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Earphones to save kids' hearing shown at IFA (Podcast)

CNET's Larry Magid speaks with Mark Karnes of Etymotic Research about the company's Safe Listening Earphones, designed to help parents prevent their kids from suffering hearing loss from loud media players.

Mark Karnes, managing director of the Consumer Products Division at Etymotic Research, talks about noise-isolating earphones for kids. Larry Magid

Etymotic Research was at the giant IFA consumer electronics trade show in Berlin to debut its new earphones designed to protect children's hearing.

ETY•Kids Safe-Listening Earphones Etymotic Research

The product, ETY*Kids Safe-Listening Earphones, consists of noise canceling in-ear earphones (or "earbuds") that allow parents to insure that the volume of sound that reaches their child's ears doesn't exceed safe levels. The earphones will be available in October, starting at $49.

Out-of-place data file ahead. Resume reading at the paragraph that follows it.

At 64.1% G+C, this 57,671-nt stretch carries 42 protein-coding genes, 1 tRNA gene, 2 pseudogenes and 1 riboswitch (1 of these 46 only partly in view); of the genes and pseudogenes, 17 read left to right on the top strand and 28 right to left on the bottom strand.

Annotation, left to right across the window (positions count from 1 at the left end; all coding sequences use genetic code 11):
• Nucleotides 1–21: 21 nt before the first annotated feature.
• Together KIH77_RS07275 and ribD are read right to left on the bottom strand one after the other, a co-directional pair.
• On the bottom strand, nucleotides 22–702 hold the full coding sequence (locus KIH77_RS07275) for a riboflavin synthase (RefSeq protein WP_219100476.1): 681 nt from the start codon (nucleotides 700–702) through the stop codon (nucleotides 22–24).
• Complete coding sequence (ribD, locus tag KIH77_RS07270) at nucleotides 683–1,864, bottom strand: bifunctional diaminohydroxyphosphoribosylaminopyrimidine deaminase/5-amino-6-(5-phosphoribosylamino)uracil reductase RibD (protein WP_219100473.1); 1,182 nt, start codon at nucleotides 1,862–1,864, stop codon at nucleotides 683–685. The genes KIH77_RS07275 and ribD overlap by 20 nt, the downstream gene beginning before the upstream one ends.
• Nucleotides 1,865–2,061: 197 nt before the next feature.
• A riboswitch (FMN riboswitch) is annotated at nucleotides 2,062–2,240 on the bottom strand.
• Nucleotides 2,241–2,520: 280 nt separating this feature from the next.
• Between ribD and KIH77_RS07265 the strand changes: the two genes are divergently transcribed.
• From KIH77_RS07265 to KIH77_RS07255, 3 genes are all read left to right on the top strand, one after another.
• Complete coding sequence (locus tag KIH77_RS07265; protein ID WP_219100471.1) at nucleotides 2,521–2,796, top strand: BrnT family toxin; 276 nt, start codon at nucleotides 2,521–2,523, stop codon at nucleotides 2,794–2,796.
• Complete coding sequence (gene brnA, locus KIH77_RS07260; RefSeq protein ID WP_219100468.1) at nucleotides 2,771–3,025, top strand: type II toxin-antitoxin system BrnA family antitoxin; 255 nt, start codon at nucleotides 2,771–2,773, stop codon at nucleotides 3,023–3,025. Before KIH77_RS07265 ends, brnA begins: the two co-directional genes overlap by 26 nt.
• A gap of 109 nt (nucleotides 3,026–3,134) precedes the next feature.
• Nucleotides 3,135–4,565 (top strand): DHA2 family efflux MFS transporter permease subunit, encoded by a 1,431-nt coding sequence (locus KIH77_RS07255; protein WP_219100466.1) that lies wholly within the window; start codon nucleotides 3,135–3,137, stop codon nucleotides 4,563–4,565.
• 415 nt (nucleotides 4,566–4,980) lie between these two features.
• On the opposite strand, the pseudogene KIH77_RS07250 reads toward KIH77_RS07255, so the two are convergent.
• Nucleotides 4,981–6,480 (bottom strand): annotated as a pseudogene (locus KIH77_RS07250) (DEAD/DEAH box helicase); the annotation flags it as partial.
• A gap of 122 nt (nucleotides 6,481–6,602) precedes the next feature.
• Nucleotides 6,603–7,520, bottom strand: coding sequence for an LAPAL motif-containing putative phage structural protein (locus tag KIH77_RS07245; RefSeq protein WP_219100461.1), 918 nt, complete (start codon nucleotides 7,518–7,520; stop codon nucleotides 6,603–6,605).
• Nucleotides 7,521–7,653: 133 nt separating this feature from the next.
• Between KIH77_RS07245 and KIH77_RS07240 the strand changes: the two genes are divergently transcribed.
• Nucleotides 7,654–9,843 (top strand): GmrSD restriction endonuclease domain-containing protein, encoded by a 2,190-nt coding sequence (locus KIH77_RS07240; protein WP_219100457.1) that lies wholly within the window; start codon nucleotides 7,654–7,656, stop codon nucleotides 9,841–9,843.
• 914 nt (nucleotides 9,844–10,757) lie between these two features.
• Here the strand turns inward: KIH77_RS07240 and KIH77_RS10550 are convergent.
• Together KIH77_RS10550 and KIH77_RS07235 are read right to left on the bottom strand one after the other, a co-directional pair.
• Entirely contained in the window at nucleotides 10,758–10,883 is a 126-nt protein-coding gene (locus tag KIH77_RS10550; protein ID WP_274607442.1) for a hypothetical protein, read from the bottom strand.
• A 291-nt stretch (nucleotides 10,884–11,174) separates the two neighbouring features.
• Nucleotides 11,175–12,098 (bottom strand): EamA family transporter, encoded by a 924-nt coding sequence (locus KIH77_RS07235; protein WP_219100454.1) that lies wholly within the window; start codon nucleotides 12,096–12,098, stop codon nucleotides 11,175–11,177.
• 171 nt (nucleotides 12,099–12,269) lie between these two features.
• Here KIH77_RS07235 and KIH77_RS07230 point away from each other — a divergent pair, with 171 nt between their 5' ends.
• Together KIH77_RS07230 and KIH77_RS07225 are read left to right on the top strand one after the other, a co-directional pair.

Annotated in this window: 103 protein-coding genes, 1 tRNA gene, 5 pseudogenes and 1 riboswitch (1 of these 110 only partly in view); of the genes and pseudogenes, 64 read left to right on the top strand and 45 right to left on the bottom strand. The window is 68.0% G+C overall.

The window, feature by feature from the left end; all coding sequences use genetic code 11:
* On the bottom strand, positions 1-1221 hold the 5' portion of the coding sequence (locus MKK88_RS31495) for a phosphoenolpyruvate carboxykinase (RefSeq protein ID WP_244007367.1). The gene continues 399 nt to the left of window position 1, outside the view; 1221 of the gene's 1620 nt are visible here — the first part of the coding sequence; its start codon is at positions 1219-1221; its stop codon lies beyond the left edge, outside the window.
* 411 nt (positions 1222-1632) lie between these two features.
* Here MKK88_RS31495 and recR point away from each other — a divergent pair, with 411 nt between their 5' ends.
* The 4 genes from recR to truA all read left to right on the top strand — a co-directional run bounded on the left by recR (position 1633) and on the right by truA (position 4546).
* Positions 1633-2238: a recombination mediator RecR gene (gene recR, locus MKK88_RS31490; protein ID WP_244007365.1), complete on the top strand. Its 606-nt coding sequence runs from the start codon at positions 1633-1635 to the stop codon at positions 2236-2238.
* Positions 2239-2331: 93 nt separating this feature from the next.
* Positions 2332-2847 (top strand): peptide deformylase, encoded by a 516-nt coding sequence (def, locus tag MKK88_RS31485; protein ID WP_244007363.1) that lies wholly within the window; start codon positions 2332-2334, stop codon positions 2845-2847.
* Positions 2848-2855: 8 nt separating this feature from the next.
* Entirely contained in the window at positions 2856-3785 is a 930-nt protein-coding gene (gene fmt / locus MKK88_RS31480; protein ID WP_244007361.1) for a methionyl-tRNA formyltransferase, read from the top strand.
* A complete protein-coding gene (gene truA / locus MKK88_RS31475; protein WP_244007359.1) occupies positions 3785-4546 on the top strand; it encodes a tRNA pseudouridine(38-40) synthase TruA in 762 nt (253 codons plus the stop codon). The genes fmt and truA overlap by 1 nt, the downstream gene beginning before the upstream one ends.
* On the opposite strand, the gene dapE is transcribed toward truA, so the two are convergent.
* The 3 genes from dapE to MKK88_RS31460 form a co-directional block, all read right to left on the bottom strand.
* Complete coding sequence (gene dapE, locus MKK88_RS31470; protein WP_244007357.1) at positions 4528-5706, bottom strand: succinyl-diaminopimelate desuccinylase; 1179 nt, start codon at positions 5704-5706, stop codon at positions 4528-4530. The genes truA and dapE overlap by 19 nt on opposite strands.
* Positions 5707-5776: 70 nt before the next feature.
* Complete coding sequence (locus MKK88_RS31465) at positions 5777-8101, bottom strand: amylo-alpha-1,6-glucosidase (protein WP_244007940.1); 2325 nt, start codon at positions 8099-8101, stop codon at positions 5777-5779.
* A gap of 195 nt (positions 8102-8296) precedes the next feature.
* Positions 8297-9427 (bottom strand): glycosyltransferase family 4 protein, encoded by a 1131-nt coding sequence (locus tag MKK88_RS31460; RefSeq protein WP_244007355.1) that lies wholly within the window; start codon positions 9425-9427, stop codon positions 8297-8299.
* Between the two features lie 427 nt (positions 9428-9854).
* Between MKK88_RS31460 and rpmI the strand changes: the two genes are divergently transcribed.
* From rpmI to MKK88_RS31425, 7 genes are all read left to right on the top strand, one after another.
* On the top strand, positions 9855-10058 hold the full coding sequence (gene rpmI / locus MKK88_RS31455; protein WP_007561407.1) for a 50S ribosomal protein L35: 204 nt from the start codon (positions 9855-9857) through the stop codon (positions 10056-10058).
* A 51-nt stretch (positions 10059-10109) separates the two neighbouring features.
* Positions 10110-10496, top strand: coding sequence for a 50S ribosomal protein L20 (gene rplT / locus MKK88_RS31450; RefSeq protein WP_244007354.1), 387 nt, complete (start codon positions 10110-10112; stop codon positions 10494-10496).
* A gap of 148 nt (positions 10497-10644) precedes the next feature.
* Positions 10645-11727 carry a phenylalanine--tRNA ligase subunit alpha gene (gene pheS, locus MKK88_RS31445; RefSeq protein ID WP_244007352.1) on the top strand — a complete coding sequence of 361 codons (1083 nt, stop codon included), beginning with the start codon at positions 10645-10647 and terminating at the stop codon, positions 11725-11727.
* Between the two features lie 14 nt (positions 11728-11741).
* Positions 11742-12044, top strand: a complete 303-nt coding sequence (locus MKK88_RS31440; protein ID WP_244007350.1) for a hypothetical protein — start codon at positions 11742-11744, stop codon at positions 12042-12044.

In a podcast interview (scroll down to listen) recorded at the Showstoppers press event at IFA, Karnes said that, by proportion of population, there are now more hearing impaired children than seniors. The risk, he said, depends on "how long children are listening to any device and how loud they're listening." He said that it's safe to listen to sound at the 85 decibel (db) limit for about eight hours but that every 3 decibel increase "cuts exposure time down dramatically." For context, 85db, according to Karnes, is about the level you would hear in a crowded room such as on a trade show floor. This chart, from Industrial Noise Control, gives other examples, such as a jet take-off at 305 meters equaling about 100db, which the chart says is eight times as loud as 70db and capable of "serious damage in eight hours of exposure."

Click below to listen to the four-minute interview.

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